Let’s take a look at each position group and hand out some grades to start the new school year.
Khalil Tate took all of the snaps at quarterback and, to be honest, it’s a bit hard to grade. I’ll preface it with the fact that Marcel Yates called such a horrible game that it made Noel Mazzone’s play calling look a lot better than it actually was which we’ll get into later.
What also makes it difficult to grade is the fact that Tate was a lot more mobile than last year, topping the century mark with 108 yards. Last season, his highest rushing total was 46 yards. It’s what we’ve wanted to see for the last 12 months, and while a lot of Tate’s runs were not designed, he took it upon himself to take off for yards.
Even though he threw for a career-high 361 yards and three touchdowns, Tate missed on a good amount of throws, completing just 56 percent of his passes and didn’t look like an experienced senior quarterback.
His first interception was entirely on Drew Dixon, who didn’t corral a catchable ball. His second pick might have sealed Arizona’s fate as it came right at the goal line in the fourth quarter when Arizona could have tied or taken the lead.
Running backs: B-
The offensive line didn’t help the running game a whole lot, and Taylor seemed to be going nowhere in the first half before starting to bust out some longer runs in the second half.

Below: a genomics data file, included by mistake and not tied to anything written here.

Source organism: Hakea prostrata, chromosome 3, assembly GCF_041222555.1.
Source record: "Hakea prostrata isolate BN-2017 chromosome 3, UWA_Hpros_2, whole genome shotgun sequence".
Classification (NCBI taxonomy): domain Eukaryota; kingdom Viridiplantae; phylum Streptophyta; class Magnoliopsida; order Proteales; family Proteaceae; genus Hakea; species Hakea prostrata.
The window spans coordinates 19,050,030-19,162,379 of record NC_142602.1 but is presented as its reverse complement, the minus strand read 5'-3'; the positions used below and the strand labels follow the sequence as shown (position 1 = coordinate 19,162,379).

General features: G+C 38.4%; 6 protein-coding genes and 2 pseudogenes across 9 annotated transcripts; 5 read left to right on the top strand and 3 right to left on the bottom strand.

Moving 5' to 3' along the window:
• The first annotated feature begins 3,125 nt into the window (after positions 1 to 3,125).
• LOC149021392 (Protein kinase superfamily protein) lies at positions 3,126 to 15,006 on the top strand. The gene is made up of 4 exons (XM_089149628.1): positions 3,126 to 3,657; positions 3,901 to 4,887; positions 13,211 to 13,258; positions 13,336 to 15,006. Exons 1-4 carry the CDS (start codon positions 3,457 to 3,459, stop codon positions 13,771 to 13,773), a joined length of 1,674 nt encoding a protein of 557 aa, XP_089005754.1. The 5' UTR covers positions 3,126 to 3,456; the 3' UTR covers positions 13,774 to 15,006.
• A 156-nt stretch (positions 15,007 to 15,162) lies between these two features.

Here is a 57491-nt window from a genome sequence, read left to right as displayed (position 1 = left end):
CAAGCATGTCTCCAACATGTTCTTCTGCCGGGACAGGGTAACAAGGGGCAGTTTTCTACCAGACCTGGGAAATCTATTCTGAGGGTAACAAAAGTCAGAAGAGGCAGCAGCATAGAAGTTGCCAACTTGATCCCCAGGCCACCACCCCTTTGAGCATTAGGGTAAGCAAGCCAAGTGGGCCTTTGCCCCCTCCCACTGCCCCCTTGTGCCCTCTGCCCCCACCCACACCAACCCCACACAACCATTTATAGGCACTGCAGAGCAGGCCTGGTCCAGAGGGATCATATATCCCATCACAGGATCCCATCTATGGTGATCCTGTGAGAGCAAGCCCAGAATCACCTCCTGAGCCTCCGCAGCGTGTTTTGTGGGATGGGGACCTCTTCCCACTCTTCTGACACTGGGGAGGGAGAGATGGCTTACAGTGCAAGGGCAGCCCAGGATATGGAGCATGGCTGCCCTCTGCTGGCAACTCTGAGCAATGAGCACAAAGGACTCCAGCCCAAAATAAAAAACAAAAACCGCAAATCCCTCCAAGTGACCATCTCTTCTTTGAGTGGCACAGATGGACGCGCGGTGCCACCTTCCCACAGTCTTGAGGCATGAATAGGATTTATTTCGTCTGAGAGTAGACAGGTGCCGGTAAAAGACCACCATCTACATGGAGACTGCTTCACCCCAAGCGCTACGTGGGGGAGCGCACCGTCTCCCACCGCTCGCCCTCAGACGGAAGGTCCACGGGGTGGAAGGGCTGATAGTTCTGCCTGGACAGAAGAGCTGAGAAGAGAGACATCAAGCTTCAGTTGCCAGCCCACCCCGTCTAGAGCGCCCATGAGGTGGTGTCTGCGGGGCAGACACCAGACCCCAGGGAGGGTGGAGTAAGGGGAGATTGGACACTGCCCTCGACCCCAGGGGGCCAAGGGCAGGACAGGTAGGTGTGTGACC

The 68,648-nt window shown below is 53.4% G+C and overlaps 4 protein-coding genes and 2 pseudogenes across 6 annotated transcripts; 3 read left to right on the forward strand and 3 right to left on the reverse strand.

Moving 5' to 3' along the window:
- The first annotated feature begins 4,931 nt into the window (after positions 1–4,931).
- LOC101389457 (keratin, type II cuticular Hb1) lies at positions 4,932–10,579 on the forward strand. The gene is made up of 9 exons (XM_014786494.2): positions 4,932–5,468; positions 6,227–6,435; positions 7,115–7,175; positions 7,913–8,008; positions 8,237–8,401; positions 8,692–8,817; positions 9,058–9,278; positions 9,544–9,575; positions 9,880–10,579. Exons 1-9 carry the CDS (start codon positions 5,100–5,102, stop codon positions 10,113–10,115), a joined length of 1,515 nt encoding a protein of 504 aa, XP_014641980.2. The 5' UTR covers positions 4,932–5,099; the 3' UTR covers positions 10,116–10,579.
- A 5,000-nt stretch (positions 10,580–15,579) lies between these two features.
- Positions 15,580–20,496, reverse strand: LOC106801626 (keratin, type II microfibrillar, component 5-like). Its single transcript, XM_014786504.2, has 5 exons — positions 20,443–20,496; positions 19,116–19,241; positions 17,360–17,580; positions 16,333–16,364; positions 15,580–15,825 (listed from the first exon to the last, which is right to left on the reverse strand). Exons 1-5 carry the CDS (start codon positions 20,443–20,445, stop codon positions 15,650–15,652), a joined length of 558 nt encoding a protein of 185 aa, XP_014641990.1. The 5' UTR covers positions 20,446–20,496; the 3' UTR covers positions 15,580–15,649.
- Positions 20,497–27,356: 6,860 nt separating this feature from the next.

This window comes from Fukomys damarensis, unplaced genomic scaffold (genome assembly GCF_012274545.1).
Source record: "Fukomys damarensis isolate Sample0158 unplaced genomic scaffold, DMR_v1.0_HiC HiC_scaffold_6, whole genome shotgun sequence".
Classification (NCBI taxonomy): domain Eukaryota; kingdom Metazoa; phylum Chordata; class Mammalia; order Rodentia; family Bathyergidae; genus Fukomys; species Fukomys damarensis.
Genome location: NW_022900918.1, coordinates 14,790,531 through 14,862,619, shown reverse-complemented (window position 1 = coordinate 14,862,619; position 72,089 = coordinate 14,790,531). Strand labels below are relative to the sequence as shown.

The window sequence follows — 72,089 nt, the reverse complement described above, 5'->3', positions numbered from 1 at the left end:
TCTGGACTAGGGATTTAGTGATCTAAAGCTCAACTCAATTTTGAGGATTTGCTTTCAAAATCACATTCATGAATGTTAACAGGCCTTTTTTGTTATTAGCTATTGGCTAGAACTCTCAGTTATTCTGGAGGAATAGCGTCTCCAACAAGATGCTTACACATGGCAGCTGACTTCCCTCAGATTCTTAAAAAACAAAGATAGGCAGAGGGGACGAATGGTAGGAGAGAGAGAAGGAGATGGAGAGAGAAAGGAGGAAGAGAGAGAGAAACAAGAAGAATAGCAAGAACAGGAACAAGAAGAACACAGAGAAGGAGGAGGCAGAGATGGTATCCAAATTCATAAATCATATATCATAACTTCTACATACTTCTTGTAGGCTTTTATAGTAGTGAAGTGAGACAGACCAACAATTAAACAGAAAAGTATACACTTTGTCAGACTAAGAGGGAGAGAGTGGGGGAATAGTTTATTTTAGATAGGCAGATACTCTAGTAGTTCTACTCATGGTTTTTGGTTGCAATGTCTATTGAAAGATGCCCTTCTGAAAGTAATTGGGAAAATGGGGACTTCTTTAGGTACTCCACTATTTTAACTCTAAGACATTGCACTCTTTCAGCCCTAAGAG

He only had 14 carries, which isn’t great considering that is Arizona’s bread and butter, and finished with 67 yards (4.8 average) and a touchdown.
Behind Taylor, Michael Wiley had three carries for three yards, his longest run going for three yards. But it was his catching out of the backfield that was extremely impressive for the true freshmen and salvaged some value. He had three catches and ended with 50 yards, most of which came from him running hard after the catch.
And at last we saw Nathan Tilford, who came in at the goal line for a one-yard touchdown, which should boost his confidence.
The disappointing part was the lack of touches by who most thought would be Taylor’s primary backup, Gary Brightwell. He did not have any carries and his only touch was an 11-yard reception.
Wide Receivers: B
This is an interesting group to grade. Arizona’s receivers averaged over 16 yards a catch, which is insane. All of the hype surrounding Jamarye Joiner at wide receiver seemed to be valid, as he came out with four catches for 72 yards and a touchdown. He juggled two of his receptions and had a route running mistake near the sidelines but all in all I’d say the transition from quarterback is a big success.
Stanley Berryhill III had a couple of big catches, netting 92 yards and a touchdown when all was said and done. And then we saw the very speedy junior college addition Tayvian Cunningham haul in four for 65 yards.
One of the more underrated performances was Brian Casteel, who had three catches for 31 yards but was running extremely hard after each catch and had flashed good speed.
Tight End: A
We finally saw Bryce Wolma back involved in the passing game, hauling in a 14-yard touchdown off a Tate jump pass. I don’t recall Wolma being in the game a whole lot as a pass catcher but he was in as a blocker.